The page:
Butkus wants to see Miller and the other Illini linebackers at their best Saturday when he watches Illinois take on Eastern Illinois at the renovated Memorial Stadium.

To celebrate the completion of a $121 million face-lift to the 85-year-old stadium, Illinois will have dozens of past players on hand as the team honors the 10 greatest players in Memorial Stadium history at each position. The team will wear throwback jerseys from the Butkus era (1962-64) in another attempt to blend past and present.

As of Thursday afternoon, Illinois expected 42 former players to attend Saturday's celebration. The list includes Butkus and his nephew, Mark, linebackers Kevin Hardy and Dana Howard, quarterbacks Jack Trudeau and Jeff George, running backs Jim Grabowski and Howard Griffith, defensive lineman Ed O'Bradovich and tight end Ken Dilger.

Who knows, maybe Red Grange will show up. He's called the Galloping Ghost for a reason.

"We seem to believe he's always around," Miller said.

The reunion holds special meaning for Miller, who grew up watching Hardy, Howard and Simeon Rice and heard about Butkus from his father. Miller has sensed similar excitement from sophomore linebacker Martez Wilson, who he describes as "a laid-back fellow" but someone who could one day hold similar legend status at Illinois.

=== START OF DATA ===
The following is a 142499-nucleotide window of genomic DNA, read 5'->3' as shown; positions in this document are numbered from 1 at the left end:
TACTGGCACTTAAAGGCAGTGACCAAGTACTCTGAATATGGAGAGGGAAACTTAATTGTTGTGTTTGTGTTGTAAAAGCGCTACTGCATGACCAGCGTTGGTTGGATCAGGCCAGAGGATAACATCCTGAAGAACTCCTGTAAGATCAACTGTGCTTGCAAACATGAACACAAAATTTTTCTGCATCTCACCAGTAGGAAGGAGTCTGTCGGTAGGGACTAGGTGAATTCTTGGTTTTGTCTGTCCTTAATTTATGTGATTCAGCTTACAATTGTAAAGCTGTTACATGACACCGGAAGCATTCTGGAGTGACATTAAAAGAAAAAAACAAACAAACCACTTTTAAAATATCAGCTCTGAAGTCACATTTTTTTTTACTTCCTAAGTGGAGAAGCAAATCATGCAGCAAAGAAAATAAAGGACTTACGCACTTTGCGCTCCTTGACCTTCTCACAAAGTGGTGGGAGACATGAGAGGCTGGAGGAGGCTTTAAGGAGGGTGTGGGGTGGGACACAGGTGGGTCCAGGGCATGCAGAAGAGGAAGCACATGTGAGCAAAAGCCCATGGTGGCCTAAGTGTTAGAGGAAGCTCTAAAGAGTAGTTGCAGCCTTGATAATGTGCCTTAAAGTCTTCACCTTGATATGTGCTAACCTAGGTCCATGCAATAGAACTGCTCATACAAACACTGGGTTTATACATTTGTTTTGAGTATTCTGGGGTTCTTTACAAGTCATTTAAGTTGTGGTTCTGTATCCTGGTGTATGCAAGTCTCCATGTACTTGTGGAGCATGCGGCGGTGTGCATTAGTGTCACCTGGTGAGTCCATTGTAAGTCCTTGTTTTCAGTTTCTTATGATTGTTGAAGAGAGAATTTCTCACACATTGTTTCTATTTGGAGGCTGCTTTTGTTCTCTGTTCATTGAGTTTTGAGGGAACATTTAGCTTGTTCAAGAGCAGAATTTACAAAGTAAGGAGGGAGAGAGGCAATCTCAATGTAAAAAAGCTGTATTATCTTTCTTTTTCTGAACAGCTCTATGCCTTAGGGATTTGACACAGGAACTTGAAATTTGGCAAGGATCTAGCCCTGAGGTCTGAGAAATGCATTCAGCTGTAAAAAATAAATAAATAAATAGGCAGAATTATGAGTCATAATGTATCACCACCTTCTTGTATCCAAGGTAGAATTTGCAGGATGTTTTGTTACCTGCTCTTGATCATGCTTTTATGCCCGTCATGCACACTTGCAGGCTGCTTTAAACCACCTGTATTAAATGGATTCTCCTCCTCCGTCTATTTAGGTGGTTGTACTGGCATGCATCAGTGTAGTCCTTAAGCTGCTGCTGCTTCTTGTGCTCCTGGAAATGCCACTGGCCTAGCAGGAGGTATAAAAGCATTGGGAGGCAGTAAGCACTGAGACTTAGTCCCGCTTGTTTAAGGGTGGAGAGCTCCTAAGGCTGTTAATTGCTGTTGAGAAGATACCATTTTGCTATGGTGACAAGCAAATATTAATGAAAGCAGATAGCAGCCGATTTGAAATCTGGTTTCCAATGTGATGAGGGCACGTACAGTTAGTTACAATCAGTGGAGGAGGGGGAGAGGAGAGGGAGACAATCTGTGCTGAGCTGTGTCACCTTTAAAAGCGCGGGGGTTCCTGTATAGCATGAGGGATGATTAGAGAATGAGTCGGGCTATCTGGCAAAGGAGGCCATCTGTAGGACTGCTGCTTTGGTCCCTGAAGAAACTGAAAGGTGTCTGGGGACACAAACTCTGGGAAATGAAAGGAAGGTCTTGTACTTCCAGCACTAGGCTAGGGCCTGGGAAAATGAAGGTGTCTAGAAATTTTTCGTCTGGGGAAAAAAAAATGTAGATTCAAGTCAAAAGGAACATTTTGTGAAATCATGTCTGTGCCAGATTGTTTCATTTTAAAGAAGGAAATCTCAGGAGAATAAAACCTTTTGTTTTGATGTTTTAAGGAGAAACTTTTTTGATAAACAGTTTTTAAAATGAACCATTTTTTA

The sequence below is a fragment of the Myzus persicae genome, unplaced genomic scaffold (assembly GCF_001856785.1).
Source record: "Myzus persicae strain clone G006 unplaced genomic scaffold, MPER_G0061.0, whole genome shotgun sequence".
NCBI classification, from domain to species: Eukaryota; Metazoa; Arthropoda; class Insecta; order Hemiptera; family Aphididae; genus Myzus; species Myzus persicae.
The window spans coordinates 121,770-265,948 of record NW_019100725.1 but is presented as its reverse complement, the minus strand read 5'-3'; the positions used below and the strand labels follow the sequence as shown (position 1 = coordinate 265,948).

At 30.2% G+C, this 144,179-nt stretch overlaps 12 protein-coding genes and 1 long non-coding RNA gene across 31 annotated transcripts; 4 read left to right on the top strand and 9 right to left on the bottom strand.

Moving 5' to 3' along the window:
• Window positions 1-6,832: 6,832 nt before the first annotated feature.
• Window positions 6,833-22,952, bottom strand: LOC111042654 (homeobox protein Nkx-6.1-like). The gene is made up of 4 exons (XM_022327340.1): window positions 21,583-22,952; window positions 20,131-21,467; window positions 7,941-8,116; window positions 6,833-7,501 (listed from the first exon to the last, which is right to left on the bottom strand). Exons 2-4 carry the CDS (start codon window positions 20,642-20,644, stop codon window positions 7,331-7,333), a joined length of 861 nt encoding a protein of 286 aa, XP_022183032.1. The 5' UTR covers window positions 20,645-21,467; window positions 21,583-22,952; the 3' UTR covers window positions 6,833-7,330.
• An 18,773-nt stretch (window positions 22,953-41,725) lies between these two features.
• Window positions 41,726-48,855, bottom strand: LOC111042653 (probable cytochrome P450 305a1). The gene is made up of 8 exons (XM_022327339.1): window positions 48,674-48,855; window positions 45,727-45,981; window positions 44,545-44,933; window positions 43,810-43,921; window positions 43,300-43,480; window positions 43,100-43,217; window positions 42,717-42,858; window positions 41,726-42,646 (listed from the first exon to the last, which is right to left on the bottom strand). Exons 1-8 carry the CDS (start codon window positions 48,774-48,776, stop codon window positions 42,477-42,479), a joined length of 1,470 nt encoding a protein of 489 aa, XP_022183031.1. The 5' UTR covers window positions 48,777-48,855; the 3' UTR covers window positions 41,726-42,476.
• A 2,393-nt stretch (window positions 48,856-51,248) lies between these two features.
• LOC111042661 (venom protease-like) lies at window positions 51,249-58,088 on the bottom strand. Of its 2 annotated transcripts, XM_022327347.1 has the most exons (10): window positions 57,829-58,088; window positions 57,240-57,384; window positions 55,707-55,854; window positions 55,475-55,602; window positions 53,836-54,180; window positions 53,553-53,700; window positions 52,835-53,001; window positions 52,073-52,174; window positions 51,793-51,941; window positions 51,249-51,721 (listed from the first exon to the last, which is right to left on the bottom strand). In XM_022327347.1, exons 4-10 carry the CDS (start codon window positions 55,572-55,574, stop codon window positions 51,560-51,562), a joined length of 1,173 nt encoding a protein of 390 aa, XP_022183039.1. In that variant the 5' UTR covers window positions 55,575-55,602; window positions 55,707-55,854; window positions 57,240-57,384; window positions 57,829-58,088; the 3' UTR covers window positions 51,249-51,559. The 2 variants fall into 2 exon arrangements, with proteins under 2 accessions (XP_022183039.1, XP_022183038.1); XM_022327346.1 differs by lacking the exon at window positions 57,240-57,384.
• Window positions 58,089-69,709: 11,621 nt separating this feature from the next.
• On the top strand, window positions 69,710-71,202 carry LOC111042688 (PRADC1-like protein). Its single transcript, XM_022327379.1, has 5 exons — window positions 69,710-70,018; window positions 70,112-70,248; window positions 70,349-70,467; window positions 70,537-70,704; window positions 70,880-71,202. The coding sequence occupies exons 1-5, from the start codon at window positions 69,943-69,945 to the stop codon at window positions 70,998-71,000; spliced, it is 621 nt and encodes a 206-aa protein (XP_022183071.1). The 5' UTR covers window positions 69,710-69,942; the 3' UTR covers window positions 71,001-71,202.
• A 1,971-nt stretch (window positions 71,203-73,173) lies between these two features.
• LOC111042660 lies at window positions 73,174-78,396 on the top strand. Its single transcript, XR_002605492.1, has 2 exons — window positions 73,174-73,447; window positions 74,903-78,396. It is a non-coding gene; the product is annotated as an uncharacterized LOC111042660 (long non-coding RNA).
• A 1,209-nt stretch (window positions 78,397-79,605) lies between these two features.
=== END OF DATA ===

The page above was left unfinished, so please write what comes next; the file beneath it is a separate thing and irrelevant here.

Even players like defensive end Will Davis, who don't hail from the state, look forward to performing in front of Butkus.

"Since I've been here as a freshman, he's the main person you hear about," Davis said. "That's a name that rings far."

Illini defenders have added motivation this week after a sloppy performance in a 52-42 loss against Missouri. Miller said he missed at least four tackles in the game, three of which turned into big plays.

"We've got to represent," he said. "We let too many yards go this past weekend. These guys that are coming back, they used to run shop. They don't want to come back and see people get ran over. Those are guys I really look up to because that was Illinois football at its peak right there. We're still trying to get back to that."

 
 AP Photo/Tony Ding
 Michigan's Rich Rodriguez is one of the new faces in the Big Ten.

Posted by ESPN.com's Adam Rittenberg

As the Big Ten season kicks off Saturday afternoon -- or morning, depending on the time zone -- here are 25 things I can't wait to see this fall.

1. Terrelle Pryor lead an offensive drive -- He might be a Tim Tebow-like weapon near the goal line, but I'm more interested in how the Ohio State freshman quarterback handles a real offensive series. Pryor's athleticism is undeniable, but it will be important to monitor his passing accuracy and the way he leads older teammates.

2. Michigan's quarterbacks -- Rich Rodriguez has ushered in a new era in Ann Arbor and will turn to unproven players like Steven Threet, Nick Sheridan and possibly Justin Feagin to lead his spread offense. There will undoubtedly be growing pains, but if one of those three takes control, the Wolverines will surge.